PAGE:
Trigenics

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Trigenics is a neurological-based manual or instrument-assisted assessment and treatment system developed and patented by Allan Oolo Austin.[1] The technique originally began as a chiropractic technique, but is now practiced by osteopaths, physiotherapists and massage therapists.[2] The technique is relatively infrequently used by chiropractors compared to other chiropractic techniques.[3]

Description[edit]

Trigenics practitioners report that the technique is most commonly used to treat muscular imbalances that may be either the cause or the result of injury or disease. Muscle strength and length testing is used to assess the entire body. Weak muscles are treated to improve strength and short/tight muscles are treated to increase length.[4] Trigenics reportedly combines three treatments into one, which the developers claim leads to an increase in neuro-summation. The treatment is theorized to work by stimulating reciprocal inhibition and the inverse myotatic reflex. Trigenics is used to for musculoskeletal conditions[5] such as neck pain, back pain, tendonitis, shoulder pain, carpal tunnel syndrome, and other injuries.

Risks and contraindications[edit]

According to the Trigenics Manual,[6] contraindications to treatment include: nerve lesions, unexplained severe calf pain, open sores or skin lesions, severe bruising, fractured bone, acute systemic flare-ups (rheumatoid arthritis, diabetic shock), direct treatment over both carotid arteries, tissues subject to highly exaggerated pain on palpation, dislocated shoulder that has not been reduced. Risk of injury from trigenics can occur during manual muscle testing (strains, sprains). Due to the maximal contraction during a lengthening procedure, there is a risk of injury and subluxation. Minor bruising may also occur in susceptible patients due to manual pressure being applied to the muscles.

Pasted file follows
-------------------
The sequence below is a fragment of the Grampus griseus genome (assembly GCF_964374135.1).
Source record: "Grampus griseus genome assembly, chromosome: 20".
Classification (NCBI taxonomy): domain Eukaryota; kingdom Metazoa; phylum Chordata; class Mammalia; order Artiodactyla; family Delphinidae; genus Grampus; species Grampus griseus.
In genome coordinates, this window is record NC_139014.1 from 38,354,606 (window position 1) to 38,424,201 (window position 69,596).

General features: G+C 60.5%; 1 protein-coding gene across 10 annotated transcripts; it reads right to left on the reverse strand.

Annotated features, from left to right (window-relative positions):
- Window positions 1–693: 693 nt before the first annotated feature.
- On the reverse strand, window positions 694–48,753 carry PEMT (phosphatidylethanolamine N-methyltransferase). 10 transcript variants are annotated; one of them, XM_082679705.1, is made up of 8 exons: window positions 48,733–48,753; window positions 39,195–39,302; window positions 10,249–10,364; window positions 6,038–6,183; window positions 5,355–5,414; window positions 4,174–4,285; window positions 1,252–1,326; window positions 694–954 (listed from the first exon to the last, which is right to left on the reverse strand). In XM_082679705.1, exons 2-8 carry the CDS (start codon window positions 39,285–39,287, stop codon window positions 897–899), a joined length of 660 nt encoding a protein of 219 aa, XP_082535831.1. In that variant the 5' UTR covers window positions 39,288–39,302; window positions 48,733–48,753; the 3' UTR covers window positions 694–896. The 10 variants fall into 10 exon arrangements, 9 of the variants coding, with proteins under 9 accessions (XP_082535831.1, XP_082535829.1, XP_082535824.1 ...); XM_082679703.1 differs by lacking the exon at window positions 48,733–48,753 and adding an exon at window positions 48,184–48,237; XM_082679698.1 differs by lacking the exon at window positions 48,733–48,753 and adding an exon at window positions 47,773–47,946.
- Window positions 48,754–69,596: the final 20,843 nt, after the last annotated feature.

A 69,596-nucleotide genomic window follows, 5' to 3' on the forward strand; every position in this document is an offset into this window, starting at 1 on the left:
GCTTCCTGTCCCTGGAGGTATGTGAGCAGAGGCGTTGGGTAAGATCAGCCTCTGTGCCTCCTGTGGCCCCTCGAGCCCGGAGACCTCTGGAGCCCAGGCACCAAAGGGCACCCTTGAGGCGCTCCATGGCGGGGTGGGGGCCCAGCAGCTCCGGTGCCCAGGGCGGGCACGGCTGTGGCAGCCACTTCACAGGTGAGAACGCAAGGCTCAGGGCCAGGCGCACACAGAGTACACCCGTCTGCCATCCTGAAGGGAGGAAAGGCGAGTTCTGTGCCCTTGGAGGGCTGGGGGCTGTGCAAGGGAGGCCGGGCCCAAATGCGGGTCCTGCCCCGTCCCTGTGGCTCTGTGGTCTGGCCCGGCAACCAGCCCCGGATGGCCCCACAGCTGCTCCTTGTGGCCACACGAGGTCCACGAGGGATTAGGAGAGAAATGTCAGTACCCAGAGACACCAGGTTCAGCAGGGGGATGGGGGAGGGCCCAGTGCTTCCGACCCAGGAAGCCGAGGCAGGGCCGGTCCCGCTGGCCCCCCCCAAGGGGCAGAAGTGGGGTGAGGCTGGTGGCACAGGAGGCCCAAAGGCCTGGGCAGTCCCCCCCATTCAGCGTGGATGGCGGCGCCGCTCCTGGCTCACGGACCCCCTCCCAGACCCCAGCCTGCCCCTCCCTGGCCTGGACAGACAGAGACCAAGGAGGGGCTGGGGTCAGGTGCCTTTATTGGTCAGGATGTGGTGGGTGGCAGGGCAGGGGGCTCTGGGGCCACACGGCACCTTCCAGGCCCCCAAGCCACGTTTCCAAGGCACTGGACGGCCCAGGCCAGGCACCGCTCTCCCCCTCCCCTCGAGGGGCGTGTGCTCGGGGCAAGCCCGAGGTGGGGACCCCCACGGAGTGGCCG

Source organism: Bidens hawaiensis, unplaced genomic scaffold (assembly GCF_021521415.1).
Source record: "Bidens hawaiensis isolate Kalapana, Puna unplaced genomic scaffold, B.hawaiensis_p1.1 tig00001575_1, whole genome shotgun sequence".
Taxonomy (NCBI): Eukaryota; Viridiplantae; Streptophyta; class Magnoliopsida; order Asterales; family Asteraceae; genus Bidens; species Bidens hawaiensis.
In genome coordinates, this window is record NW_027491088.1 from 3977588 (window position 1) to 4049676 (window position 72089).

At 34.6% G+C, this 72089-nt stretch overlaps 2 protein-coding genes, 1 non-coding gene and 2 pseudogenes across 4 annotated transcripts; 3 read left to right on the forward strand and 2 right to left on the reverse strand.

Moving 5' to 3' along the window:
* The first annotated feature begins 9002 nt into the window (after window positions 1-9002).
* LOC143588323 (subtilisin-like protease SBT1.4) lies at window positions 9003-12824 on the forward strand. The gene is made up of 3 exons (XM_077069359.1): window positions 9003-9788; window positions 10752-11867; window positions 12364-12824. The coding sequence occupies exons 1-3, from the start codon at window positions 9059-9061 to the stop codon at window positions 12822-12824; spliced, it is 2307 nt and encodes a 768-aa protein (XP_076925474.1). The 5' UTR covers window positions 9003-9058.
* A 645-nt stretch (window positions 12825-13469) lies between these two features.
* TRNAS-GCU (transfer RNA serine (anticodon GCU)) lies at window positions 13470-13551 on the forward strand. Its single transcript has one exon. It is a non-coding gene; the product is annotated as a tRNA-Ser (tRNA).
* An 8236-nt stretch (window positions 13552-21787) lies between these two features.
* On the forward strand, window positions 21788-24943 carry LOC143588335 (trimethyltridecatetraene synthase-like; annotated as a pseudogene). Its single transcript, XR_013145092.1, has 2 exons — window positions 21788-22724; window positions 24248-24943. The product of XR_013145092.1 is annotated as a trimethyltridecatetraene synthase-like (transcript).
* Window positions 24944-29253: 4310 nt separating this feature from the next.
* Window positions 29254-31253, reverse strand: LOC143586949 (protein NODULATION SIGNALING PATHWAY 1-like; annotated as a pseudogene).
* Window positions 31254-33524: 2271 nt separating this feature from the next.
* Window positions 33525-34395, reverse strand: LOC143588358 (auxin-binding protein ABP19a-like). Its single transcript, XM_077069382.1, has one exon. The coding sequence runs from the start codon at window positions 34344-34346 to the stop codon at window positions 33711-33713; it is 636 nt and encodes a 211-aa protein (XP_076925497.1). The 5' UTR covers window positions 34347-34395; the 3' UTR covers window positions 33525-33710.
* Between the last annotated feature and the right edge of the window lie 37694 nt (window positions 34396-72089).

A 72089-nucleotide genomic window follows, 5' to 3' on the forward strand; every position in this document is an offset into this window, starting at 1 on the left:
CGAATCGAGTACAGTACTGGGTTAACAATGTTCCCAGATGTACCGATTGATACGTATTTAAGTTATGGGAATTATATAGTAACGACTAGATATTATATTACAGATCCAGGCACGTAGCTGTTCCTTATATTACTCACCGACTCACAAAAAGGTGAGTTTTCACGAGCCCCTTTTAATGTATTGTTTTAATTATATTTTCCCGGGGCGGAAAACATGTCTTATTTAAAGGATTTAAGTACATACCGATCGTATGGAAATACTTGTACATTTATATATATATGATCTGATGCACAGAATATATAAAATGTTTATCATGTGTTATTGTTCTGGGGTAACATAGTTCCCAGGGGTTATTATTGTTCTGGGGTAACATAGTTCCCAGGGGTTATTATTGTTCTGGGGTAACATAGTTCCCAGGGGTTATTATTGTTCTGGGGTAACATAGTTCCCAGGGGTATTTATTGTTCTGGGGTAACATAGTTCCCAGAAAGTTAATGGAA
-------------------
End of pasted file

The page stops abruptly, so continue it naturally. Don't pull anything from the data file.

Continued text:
Training and certification[edit]

Training in trigenics earns continuing education credits for chiropractors, physical therapists, medical doctors, massage therapists, certified personal trainers, and others who are licensed to work on neuromusculoskeletal conditions/injuries as well students in those fields. To become a Registered Trigenics Practitioner (RTP),[7] practitioners attend workshops and must pass both a written and practical exam. In addition, to maintain certification, practitioners must attend at least one seminar bi-annually.

References[edit]

  1. ^ Cooperstein R, Gleberzon B. Technique systems in chiropractic. Churchill Livingstone. 2004
  2. ^ "TRIGENICS Miracles in Movement". Trigenics. Retrieved 28 October 2015.
  3. ^ Gleberzon,, Brian; Stuber, Kent (2013). "Frequency of use of diagnostic and manual therapeutic procedures of the spine taught at the Canadian Memorial Chiropractic College: A preliminary survey of Ontario chiropractors. Part 1 – practice characteristics and demographic profiles" (PDF). J Can Chiropr Assoc. 57 (1): 32–41. Retrieved 28 October 2015.
  4. ^ Fung, James. "Trigenics Myoneural Medicine: A Neurological Treatment System". American Chiropractor. Retrieved 1 March 2017.
  5. ^ "Conditions Treated By Trigenics". Trigenics. Retrieved 2017-10-19.
  6. ^ Austin, AO. Trigenics Manual. 2000.
  7. ^ "RTP Program Flowchart | Trigenics". Trigenics. Retrieved 2017-10-19.